Avoid rushing through meals (unless your kids are acting like monsters).”
“It really, really, REALLY depends on which part of Europe you are talking about. For example, Finland and Italy are very different places with different social cultures. Heck, there are differences even inside a country!
Some tips in Finland, capital area especially:
– Never sit right next to a stranger unless the bus is super cramped or something. Otherwise, you’ll be regarded as a creep. Also don’t walk or stand too close to people if there is space. Finnish bus stops are actually a bit funny with how people spread horizontally as far away as possible while still being at the proximity of the bus stop.
– Don’t speak loudly in public spaces, only if you really have to. Otherwise, again, you’re a creep. (This is more a city thing.)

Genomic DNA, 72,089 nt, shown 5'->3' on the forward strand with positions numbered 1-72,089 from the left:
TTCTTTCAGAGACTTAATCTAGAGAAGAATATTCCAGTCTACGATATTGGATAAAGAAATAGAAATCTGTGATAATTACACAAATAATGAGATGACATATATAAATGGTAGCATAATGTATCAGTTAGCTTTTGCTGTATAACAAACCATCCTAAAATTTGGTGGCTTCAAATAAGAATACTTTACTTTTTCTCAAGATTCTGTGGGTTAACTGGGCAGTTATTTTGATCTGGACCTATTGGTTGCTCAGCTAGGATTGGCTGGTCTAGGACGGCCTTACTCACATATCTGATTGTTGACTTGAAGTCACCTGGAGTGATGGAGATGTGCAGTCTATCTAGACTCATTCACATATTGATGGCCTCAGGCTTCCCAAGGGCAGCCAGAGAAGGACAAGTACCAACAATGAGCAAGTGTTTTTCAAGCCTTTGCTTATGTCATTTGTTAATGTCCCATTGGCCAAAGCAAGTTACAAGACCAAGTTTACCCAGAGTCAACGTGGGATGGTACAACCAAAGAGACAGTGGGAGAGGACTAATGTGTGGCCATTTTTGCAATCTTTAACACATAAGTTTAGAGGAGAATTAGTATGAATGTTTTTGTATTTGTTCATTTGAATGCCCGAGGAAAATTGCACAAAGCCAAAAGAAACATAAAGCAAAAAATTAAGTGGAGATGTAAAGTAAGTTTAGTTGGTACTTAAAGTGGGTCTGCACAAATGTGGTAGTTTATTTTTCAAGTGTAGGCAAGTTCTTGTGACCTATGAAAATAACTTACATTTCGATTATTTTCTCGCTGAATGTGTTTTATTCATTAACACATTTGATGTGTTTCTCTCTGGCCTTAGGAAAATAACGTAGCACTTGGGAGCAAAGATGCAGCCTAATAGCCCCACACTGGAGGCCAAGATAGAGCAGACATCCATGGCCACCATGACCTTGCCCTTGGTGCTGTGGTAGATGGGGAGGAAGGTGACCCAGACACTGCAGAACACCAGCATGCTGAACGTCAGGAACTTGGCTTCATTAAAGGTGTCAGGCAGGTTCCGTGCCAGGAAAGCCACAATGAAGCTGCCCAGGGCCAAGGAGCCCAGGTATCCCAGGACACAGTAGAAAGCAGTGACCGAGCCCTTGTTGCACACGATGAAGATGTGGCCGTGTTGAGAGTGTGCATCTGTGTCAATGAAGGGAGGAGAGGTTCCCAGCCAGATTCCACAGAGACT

– Don’t interrupt other people (unless, again, you have to, or the other personis REALLY rambling on and you have limited time to speak). This is actually a significant difference between Finns and aforementioned Italians: interrupting or more like “elbowing” in conversations in Italy is normal “traffic rule” and implies active engagement and listening (assuming that both parties are “elbowing”), while interrupting in Finland implies that you aren’t valuing what the other person is telling. (Source: I’m a Finn that worked a bit with Italians, I kinda needed to learn new “traffic rules” with them, it went fine after that!)
– Don’t take schedules lightly. A Finn says 2 PM? They MEAN 2 PM sharp.”
“To avoid, letting the taxi know you don’t know where you are or where you are going, the bad ones will drive you in circles and run the tab up.